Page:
Engineering Effective Data Security Alerts - Data Security Rules Explained Part 4
This blog post is the fourth in a four-part series that explains what we've found that works for creating actionable alerts for cloud data security. The first two parts explained the main ingredients - data classification, data context, and the engines behind rules and policies. The third blog addressed the regulatory compliance use case, specifically Payment Card Industry Data Security Standard (PCI DSS) compliance. In this blog post, I delve into how Open Raven combines data context, configurations, and other granular variables to generate customized and actionable alerts with appropriate prioritization.
Having worked in incident response and with multiple SOCs, I know firsthand how valuable it is for SOCs to know about potential sensitive data exposures due to misconfigurations before an attacker or paid red team service informs them the hard way.
Better Prioritization With Data Context
A SOC manager makes their way to the monthly project status meeting to discuss the types of incidents and requests that the SOC handles to make the company operate more securely. Compliance, risk, and security department heads regularly attend. It has been challenging for the SOC manager to provide metrics of an overall improvement to all of the company's various stakeholders because each has a slightly different perspective on what risk is.
Some of the most sought-after metrics in this meeting explain risks to the cloud environment and how company and customer data are protected. These metrics include the number of (likely) inadvertent cloud misconfigurations that come in as tickets to the SOC. When faced with multiple high-priority security initiatives, concerns, and hundreds or thousands of tickets, how does the SOC manager ensure that a ticket that could expose customer or employee data finds its way to the top of the queue to be handled?
This is precisely where having data context fits in. Open Raven combines critical information on data locations, types, and configurations to ensure that higher priority misconfigurations are raised to the top of the queue and handled first.
Creating Rules and Actionable Alerts
We use the concept of rules that pertain to cloud configurations and data to generate actionable alerts for SOC teams to handle proactively.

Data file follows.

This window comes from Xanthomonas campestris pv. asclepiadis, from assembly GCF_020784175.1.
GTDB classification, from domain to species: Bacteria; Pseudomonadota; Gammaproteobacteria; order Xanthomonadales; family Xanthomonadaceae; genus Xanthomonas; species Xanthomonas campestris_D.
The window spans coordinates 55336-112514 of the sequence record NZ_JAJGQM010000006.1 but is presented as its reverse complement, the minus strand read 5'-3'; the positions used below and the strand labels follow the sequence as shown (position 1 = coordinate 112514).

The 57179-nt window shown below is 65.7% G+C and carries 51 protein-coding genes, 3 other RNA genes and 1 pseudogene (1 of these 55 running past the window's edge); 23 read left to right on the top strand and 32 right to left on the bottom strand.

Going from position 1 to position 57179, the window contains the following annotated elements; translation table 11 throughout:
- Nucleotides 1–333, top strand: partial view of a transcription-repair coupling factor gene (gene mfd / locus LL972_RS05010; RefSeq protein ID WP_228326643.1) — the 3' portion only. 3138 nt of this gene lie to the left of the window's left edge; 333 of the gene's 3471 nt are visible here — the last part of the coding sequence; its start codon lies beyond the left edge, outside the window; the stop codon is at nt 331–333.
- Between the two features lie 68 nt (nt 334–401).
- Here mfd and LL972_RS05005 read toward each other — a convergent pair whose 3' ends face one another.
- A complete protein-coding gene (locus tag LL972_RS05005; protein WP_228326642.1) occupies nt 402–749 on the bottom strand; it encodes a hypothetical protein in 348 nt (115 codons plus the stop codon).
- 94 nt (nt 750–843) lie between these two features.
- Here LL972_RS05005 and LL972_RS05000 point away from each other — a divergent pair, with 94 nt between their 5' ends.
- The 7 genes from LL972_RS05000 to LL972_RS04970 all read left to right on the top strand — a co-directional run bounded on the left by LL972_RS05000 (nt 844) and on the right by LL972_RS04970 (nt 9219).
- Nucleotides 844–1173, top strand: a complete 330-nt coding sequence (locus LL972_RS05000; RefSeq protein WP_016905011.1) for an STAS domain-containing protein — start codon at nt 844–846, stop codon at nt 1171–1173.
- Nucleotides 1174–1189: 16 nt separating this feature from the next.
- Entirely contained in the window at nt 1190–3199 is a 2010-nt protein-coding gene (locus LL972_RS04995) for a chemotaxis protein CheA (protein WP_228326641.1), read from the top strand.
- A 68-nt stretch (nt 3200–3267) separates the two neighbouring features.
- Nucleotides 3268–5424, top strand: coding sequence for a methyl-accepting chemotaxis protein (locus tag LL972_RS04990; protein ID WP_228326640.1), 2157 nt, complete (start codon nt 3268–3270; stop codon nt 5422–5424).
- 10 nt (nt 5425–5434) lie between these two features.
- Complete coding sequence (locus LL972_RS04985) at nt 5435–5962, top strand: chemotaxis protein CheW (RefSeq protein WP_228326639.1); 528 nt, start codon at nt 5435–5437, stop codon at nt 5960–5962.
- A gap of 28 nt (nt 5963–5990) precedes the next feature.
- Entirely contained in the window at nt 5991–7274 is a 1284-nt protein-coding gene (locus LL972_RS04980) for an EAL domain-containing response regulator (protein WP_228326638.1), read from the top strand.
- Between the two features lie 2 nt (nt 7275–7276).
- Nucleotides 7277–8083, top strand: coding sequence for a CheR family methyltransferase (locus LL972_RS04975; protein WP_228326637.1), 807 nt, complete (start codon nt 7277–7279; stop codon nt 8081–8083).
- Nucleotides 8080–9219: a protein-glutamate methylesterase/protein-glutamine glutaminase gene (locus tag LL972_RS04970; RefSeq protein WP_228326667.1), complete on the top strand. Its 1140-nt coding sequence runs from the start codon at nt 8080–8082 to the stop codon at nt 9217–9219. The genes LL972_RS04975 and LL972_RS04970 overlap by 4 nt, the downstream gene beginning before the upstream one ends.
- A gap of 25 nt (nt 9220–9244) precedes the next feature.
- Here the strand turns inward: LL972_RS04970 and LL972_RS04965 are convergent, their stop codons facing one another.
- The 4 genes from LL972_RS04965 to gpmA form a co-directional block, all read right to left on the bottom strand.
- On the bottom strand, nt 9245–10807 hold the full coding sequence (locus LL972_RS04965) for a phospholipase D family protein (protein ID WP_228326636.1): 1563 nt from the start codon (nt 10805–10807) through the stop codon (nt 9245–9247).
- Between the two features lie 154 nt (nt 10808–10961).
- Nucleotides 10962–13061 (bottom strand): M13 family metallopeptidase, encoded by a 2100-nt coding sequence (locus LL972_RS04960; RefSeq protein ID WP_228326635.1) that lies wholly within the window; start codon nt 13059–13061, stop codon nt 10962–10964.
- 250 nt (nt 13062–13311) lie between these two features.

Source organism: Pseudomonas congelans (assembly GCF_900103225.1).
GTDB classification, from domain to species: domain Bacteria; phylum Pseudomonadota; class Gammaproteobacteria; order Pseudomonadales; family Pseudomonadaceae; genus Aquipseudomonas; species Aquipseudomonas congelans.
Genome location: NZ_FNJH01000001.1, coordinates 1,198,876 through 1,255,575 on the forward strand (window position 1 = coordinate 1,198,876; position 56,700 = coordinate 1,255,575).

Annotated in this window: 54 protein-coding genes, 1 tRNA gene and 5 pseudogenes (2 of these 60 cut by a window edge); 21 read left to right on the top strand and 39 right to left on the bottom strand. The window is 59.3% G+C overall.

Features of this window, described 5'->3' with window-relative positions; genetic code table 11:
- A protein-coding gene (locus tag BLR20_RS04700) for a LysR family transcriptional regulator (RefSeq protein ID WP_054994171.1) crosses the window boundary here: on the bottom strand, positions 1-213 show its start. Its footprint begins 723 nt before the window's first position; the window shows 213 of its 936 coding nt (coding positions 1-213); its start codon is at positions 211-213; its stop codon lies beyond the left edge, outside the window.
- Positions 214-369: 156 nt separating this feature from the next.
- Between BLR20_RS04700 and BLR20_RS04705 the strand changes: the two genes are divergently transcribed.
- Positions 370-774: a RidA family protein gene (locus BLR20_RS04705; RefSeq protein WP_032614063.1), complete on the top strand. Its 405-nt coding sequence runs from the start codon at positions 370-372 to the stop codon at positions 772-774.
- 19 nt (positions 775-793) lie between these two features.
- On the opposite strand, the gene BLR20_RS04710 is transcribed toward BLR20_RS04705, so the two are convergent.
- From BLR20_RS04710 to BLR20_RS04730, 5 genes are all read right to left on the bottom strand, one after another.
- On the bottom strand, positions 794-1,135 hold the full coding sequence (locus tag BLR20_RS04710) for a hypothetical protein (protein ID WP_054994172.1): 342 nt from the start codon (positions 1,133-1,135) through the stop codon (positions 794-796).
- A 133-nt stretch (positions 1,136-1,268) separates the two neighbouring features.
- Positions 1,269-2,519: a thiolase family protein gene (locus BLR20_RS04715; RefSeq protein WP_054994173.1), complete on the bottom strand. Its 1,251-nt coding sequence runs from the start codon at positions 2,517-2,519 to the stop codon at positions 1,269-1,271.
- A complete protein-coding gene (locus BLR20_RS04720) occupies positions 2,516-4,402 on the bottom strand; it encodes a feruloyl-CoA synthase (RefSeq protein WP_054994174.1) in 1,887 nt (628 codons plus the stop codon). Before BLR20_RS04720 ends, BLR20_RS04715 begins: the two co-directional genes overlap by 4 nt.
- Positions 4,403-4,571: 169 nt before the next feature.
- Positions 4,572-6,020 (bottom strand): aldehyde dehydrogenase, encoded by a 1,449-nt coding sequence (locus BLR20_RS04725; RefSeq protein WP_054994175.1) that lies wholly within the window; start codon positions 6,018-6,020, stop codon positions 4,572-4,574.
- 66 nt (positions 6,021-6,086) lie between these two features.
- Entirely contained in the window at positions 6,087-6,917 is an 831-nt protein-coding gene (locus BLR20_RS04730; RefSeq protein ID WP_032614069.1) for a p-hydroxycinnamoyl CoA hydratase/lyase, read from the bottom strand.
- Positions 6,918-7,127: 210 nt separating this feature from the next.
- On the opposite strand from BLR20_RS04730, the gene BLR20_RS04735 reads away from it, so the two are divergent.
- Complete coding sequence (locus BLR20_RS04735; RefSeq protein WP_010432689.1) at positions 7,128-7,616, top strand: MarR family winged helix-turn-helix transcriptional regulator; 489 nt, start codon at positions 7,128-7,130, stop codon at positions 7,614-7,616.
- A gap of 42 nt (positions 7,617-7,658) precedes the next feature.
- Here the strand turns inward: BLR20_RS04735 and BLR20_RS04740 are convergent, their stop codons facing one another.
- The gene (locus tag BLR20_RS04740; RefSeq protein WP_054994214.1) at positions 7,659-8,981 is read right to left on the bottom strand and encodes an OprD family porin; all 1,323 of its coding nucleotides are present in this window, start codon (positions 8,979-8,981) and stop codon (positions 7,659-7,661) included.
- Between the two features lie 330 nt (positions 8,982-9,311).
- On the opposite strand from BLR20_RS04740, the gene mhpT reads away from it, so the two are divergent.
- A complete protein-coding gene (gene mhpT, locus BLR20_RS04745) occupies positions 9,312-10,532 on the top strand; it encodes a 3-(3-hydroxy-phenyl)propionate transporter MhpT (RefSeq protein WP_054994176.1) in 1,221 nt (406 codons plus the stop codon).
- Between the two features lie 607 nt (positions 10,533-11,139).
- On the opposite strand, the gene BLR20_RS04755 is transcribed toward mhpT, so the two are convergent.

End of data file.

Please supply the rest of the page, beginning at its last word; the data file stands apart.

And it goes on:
The Open Raven Data Security Platform includes default rules and the ability to develop custom rules to address environment-specific conditions. Rules are grouped together in policies and generate alerts when enabled. Rules can be written in either MySQL or Python, as shown below, and allow for a criticality to be selected:
Here are some of our top policies and alerts that our customers actively use today:
Data Security Fundamentals Policy
This policy alerts when personal (PII), health (PHI), financial (PCI), and developer secrets are unencrypted and/or public facing. Simple enough if you have any concerns about this type of data being exposed.
Regional Data Policy
This policy alerts upon discovering country-specific data classes in regions outside that country. For example, perhaps your Compliance team lead has asked you about GDPR compliance. This means you need to know if European customer data is maintained within the appropriate AWS regions. With Open Raven, you can quickly generate an alert on European customer data found outside of European regions by enabling the policy below.
AWS Ransomware Prevention Policy
This policy alerts on datastores that have the potential to be ransomed if an attacker decides to target your cloud environment.
As ransomware continues to have its sights focused on the data in the cloud, it makes sense for security teams to proactively search for this risk. The policy and its associated rules focus on several configuration values that must exist together to generate an alert. The image below shows a rule that checks AWS S3 buckets to determine if MFA delete and Versioning are disabled and if the bucket is publicly accessible.
True PII Violation Alerts
These alerts are customized to focus on any two or three data classes found within the same file that may constitute a PII violation. For example, a United States SSN, bank account number, and birthdate within the same file could violate PII data protection standards. Users can create other customized alerts that combine data classes based on company-specific needs.
Data context empowers SOC teams to pinpoint data security and compliance risk, prevent incidents, and streamline response. In this blog post, we've shown how Open Raven combines data context, configurations, and other granular variables to generate customized policies, rules, and actionable alerts with appropriate prioritization. I encourage you to explore all of the rules and policies that come with Open Raven to help you better answer how your company is doing with data security risk through actions and metrics.